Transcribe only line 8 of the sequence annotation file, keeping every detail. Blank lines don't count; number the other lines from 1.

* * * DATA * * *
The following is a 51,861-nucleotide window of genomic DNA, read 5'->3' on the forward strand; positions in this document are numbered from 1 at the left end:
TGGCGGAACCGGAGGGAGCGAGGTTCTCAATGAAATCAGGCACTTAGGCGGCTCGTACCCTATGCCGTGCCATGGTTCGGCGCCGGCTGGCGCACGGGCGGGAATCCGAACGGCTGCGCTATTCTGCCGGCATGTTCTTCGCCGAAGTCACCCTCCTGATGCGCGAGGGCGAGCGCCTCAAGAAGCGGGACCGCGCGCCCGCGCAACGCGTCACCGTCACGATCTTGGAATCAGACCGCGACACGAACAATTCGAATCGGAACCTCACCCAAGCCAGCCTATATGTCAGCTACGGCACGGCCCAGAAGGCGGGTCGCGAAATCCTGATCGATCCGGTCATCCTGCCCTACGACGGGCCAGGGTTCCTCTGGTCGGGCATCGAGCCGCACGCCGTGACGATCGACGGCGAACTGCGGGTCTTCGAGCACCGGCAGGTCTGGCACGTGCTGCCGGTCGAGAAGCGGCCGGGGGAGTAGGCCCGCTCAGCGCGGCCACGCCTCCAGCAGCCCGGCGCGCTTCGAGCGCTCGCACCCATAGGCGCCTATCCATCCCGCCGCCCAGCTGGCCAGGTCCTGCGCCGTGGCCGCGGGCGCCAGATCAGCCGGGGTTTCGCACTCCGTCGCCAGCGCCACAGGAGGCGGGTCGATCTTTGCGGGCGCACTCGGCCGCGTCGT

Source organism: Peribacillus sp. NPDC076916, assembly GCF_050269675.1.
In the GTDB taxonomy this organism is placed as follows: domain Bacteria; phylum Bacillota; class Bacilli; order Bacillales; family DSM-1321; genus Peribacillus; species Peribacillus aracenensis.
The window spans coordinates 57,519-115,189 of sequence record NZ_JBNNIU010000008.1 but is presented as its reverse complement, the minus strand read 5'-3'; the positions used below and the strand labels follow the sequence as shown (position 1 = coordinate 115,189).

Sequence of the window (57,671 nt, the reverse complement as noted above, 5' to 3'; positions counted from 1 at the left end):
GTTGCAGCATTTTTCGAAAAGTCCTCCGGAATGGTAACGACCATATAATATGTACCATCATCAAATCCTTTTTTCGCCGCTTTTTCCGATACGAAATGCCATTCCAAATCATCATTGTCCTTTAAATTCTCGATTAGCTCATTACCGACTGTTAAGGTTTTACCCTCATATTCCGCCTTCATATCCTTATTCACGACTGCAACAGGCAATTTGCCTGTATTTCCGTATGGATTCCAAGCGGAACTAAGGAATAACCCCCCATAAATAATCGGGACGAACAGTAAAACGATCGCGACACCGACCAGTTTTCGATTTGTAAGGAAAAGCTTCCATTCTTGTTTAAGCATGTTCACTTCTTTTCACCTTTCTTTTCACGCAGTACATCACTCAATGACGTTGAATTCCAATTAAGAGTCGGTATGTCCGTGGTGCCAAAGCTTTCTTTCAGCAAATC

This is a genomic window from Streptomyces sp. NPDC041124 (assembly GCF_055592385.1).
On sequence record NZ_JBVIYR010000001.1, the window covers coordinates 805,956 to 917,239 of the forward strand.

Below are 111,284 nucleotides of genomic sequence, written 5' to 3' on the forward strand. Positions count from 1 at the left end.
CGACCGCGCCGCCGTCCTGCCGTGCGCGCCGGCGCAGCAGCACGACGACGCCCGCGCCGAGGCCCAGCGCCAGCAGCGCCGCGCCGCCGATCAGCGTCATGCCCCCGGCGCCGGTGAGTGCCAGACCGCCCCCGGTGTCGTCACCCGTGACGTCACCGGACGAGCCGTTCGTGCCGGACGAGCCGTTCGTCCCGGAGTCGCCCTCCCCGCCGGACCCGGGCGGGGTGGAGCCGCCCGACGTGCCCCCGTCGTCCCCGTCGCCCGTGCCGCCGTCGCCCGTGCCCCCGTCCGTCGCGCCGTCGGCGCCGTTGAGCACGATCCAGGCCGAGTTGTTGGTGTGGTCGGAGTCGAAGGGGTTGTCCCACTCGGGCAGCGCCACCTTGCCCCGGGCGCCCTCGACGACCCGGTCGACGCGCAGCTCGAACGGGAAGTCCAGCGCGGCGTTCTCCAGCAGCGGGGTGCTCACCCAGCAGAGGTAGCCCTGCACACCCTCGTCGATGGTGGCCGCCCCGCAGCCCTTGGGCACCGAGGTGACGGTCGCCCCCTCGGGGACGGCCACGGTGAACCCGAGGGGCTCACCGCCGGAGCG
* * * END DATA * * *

This is a genomic window from Streptomyces sp. NPDC041124 (assembly GCF_055592385.1).